In any case, not everything that the aging research community works on is both interesting and potentially useful when it comes to intervening in human aging. Ongoing research into the biology of hydra is certainly interesting, but I'm dubious that we'll find anything that can inform us of a way out of our present predicament, the one in which we are aging to death. We and the hydra live in very different worlds, with very different requirements for success.


he intricate, reactive, self-regulating machinery of our cells is built from proteins. Those proteins are specified by the blueprints known as genes, coiled up in each cell nucleus. The operation of our metabolism proceeds as a dance of networks of related proteins, feedback loops and signaling cascades in which the amount of a given protein produced at any given time can rise and fall in response to the rise and fall of other levels of production. The full scope of how variations in metabolism and its response to environment and lifestyle can affect the pace of aging is a staggeringly complex system, and as yet poorly understood.

Still, researchers seek to fully understand metabolism and aging; this goal has broader support than any other in aging research. There are more researchers chasing that understanding at any given time than there are working on ways to intervene in the aging process. A post from last week took a look at one way in which that research can progress: given an established mutation or other single-gene or single-protein change that extends life, scientists then follow the effects of that change through the network of interactions that it impacts, in search of a greater understanding of the system as a whole.

This is a time-worn and well proven methodology in all sciences: if you want to understand how something works then change one small part of it and carefully watch what happens next. Repeat as necessary.

There are other ways in which a knowledge of protein networks and existing longevity genes can be used to further research. For example, the catalog of what is known today can be mined in order to guide the process of uncovering more of the relationship between aging and the operation of metabolism. In any given network of genes where one can be altered to increase longevity, it is to be expected that there may be others. The proteins produced by these genes existing in an interconnected system, and it is probably the case that you can change the behavior of such a system by intervening at more than one point.

Here is an example of this approach: "Intricate and interconnected pathways modulate longevity ... Because biological processes are often executed by protein complexes and fine-tuned by regulatory factors, the first-order protein-protein interactors of known longevity genes are likely to participate in the regulation of longevity. Data-rich maps of protein interactions have been established for many cardinal organisms such as yeast, worms, and humans. We propose that these interaction maps could be mined for the identification of new putative regulators of longevity. For this purpose, we have constructed longevity networks in both humans and worms. We reasoned that the essential first-order interactors of known longevity-associated genes in these networks are more likely to have longevity phenotypes than randomly chosen genes."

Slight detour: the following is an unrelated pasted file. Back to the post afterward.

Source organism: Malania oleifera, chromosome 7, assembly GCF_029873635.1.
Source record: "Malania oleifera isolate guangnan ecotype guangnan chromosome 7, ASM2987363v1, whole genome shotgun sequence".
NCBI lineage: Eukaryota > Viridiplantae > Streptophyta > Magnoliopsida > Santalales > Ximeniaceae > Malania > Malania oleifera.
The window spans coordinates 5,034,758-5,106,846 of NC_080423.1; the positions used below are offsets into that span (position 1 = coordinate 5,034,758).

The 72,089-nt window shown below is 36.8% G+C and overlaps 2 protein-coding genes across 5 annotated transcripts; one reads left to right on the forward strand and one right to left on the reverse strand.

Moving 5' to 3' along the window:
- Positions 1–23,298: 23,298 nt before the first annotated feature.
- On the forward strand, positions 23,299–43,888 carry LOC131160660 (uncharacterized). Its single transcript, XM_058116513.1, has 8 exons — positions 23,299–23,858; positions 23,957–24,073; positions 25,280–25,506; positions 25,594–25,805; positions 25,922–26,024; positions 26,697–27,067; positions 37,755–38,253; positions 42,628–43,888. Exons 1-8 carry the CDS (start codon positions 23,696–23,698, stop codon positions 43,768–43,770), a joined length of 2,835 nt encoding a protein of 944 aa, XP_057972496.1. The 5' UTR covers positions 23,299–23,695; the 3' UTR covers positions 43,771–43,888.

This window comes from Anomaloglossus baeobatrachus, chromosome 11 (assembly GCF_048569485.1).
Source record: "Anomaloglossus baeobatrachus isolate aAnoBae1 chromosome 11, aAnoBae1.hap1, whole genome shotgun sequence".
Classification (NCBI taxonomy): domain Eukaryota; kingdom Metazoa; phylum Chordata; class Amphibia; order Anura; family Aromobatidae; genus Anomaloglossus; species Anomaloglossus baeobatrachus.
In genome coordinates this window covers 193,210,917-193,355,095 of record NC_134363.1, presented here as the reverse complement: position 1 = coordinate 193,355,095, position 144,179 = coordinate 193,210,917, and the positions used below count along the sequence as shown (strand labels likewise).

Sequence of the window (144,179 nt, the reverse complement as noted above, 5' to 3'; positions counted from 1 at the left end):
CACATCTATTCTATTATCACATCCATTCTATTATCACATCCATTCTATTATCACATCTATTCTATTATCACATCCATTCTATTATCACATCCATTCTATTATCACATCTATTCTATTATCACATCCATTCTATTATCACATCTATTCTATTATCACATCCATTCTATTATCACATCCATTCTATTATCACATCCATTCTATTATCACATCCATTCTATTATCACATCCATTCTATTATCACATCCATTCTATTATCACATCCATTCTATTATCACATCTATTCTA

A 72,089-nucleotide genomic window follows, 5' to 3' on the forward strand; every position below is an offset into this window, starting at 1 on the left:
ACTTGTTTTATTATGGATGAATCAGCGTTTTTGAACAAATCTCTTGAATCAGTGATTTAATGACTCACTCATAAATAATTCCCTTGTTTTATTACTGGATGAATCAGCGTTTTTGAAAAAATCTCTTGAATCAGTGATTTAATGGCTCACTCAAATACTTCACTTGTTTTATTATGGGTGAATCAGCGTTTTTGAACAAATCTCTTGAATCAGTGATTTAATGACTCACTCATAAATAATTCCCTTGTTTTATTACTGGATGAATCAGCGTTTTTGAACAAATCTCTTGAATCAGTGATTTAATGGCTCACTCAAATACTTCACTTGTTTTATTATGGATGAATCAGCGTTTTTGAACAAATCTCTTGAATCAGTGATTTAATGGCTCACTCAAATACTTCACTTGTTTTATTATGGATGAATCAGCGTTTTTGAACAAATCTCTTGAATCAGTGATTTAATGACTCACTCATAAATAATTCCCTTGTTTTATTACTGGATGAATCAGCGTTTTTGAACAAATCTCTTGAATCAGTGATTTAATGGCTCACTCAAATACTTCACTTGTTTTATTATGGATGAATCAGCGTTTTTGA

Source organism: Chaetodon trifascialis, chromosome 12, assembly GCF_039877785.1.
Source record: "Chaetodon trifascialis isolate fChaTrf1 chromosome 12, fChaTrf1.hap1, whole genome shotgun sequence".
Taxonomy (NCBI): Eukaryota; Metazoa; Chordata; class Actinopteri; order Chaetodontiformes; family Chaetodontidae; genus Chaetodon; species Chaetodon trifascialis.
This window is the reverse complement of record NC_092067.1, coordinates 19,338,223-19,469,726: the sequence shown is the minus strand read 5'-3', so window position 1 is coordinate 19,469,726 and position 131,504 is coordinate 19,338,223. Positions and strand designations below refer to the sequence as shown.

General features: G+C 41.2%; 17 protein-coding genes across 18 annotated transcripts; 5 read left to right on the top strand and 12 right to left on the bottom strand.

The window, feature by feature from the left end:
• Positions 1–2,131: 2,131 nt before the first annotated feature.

The highlights and headlines from the past week follow below. Remember - if you like this newsletter, the chances are that your friends will find it useful too. Forward it on, or post a copy to your favorite online communities. Encourage the people you know to pitch in and make a difference to the future of health and longevity!



Friday, November 16, 2012
The developing technology of bioprinting, producing tissue structures using inkjet or other print technologies, has a promising future: "Desktop 3-D printers can already pump out a toy trinket, gear set or even parts to make another printer. Medical researchers are also taking advantage of this accelerating technology to expand their options for regenerative medicine. Researchers have made great strides in coaxing cells to grow over artificial, porous scaffolds that can then be implanted in the body to replace hard tissue, such as bone. ... But now, instead of relying on poured molds, foam designs or donated biological materials, researchers can print custom scaffold structures with biocompatible, biodegradable polymers. ... These methods have allowed us to develop very complex scaffolds which better mimic the conditions inside the body. ... Engineers can carefully control the minute, internal structures of these porous scaffolds to best promote cellular growth. And these new printing methods also allow quick and cheap experiments that test various one-off designs. Advancing bio-printing technologies can also be used for the biological material itself. Like color printing, biomaterial printing can switch among different organic materials as well as produce gradients and blending. Inkjet printing is preferred for depositing cells themselves, and as a demonstration of this in the 1980s an unmodified HP desktop printer was used to print out collagen as well as tissuelike structures. Printing, however, is tough on cells. Some studies have successfully kept more than 95 percent of cells intact through the process, but others have not done as well - losing more than half from damaged membranes. The future of bio-printing may be the combination of these approaches - printing both highly specific scaffolds and cell structures. Recent research has shown that stem cell fate can be controlled by the surfaces onto which the cells are printed."